Departures Continue at Bolshoi
Published: December 6, 2013 (Issue # 1789)
The Bolshoi Theater will finally have an element of closure in a longstanding scandal with the conviction of dancer Pavel Dmitrichenko and two co-conspirators in the acid attack on artistic director Sergei Filin in January (see front page for details).
However, the departure of Vassilly Sinaisky, the head conductor of the Bolshoi Theater, adds another chapter to a long list of leading personnel that the theater has lost in the past year. Sinaisky's resignation was announced Monday by Bolshoi director Vladimir Urin.
"On Dec. 2, Sinaisky submitted a letter of resignation through the human resources department. After conversations with him, I decided to fulfill his request. As of Dec. 3, 2013, Vasily Serafimovich Sinaisky will no longer work at the Bolshoi Theater," Urin said, RIA Novosti reported.
Many critics expressed surprise that Sinaisky's resignation came in the middle of the Bolshoi's season, only two weeks before the premiere of the Bolshoi's new production of Verdi's opera "Don Carlos."
"I think Sinaisky's departure is a serious problem for the Bolshoi Theater," said RIA Novosti culture editor Dmitry Khitarov, "The season is at its peak, an important premiere is expected in two weeks … It is even more a pity that this had to happen now, when after a difficult, frantic year, the situation at the theater seemed to be stabilizing."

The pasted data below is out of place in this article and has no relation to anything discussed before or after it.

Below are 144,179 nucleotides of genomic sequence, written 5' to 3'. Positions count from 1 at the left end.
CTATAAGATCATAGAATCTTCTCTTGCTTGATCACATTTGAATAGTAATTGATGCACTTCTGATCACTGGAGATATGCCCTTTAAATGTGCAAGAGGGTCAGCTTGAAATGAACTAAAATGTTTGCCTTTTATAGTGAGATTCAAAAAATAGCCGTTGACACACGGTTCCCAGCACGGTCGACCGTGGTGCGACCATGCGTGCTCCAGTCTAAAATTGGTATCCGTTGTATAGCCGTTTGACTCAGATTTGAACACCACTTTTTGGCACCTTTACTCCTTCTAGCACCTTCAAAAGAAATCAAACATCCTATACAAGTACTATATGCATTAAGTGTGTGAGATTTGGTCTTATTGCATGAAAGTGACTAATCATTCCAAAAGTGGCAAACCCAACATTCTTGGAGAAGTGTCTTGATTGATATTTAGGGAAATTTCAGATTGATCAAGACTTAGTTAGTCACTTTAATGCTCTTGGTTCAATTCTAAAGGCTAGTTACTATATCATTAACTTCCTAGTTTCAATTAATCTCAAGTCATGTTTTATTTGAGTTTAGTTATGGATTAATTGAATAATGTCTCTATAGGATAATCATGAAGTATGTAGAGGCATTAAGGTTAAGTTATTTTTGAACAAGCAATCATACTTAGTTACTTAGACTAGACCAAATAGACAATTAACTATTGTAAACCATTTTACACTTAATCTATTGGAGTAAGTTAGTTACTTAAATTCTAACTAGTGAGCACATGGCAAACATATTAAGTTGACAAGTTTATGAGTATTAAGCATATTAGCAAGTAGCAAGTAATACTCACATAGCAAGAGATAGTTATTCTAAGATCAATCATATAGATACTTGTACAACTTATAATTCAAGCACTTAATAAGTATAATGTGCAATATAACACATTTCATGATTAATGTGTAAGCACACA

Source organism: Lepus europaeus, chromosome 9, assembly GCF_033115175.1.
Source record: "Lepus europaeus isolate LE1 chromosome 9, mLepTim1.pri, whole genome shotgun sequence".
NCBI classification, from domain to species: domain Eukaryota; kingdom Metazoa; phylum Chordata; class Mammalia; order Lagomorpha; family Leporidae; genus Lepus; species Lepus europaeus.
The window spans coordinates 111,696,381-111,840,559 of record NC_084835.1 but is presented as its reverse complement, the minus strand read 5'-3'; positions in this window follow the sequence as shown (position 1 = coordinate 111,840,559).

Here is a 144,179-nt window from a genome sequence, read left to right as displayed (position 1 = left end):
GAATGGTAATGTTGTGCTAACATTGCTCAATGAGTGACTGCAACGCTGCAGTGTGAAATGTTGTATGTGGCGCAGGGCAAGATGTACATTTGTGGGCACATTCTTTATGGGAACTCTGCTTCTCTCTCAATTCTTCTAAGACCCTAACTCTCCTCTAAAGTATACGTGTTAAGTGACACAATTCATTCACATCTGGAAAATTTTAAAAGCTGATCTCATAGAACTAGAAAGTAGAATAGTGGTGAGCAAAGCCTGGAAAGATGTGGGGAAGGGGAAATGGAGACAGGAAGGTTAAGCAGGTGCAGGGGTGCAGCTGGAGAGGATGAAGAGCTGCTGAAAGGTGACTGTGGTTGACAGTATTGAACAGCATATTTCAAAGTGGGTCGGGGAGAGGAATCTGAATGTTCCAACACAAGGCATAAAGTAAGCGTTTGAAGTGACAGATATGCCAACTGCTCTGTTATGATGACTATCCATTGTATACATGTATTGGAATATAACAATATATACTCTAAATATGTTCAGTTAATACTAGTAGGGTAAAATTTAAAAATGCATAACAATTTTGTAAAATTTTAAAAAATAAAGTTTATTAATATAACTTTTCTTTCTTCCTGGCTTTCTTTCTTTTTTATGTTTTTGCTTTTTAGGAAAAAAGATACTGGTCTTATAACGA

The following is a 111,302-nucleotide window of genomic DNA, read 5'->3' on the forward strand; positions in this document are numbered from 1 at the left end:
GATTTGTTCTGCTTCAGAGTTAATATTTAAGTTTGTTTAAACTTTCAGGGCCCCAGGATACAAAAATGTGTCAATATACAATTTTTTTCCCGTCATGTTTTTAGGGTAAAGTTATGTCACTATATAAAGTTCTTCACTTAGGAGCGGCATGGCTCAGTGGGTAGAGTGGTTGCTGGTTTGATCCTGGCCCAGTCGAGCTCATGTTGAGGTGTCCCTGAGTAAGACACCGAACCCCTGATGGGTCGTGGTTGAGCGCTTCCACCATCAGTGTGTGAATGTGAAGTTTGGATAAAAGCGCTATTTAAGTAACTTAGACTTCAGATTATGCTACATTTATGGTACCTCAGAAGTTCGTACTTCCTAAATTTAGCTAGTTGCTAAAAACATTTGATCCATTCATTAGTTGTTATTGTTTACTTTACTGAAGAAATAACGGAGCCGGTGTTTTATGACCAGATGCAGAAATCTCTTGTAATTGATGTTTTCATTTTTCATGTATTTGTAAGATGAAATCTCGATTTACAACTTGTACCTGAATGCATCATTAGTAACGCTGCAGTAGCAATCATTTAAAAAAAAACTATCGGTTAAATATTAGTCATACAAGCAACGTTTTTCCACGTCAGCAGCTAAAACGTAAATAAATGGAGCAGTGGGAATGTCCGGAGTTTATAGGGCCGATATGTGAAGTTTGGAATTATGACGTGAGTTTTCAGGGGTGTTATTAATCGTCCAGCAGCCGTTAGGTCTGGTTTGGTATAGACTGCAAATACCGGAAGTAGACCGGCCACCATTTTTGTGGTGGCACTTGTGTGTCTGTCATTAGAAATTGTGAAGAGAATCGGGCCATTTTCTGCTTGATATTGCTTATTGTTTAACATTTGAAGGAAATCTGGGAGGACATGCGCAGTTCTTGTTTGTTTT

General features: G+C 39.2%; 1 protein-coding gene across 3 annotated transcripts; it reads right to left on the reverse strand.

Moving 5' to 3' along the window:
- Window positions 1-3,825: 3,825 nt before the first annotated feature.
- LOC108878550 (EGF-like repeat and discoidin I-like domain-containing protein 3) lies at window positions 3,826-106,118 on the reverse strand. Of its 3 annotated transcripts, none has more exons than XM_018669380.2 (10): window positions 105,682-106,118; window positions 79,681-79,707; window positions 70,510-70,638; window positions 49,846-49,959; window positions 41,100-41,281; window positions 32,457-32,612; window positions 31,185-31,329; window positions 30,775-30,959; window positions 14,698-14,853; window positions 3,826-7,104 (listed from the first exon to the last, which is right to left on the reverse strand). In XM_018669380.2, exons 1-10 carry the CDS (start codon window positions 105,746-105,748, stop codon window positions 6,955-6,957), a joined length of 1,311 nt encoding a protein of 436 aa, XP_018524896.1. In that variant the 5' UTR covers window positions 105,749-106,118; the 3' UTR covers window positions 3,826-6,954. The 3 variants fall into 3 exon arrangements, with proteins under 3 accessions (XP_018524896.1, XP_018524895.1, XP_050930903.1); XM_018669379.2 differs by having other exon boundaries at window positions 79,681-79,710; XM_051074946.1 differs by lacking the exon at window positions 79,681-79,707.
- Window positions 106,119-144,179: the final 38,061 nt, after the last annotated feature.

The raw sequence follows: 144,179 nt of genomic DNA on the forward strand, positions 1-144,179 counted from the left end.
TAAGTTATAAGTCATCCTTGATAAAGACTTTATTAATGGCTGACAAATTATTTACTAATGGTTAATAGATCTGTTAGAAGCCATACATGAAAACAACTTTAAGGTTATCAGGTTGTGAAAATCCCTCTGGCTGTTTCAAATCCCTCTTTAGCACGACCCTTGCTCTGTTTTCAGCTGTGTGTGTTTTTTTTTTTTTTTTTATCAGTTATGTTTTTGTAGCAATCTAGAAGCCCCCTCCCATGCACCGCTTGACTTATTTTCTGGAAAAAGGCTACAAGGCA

Vassily Sinaisky has been musical director of the Bolshoi Theater since 2010, prior to which he was a conductor-in-residence at the theater for the 2009-10 season. He has previously conducted the Latvian National Symphony Orchestra from 1976-89, the Moscow Philharmonic Orchestra from 1991-96, and the Malmo Symphony Orchestra from 2007-10. Sinaisky has also done stints as a guest conductor at numerous Russian and international orchestras and is well known abroad.
Sinaisky's resignation continues a series of prominent departures that began with the resignation of star dancer Nikolai Tsiskaridze in July following a conflict with Anatoly Iksanov, then director of the Bolshoi. Iksanov himself was fired only days later and replaced by Vladimir Urin, who removed prominent Bolshoi staff members such as planning director Mikhail Fikhtengolts, who left the theater in late August.
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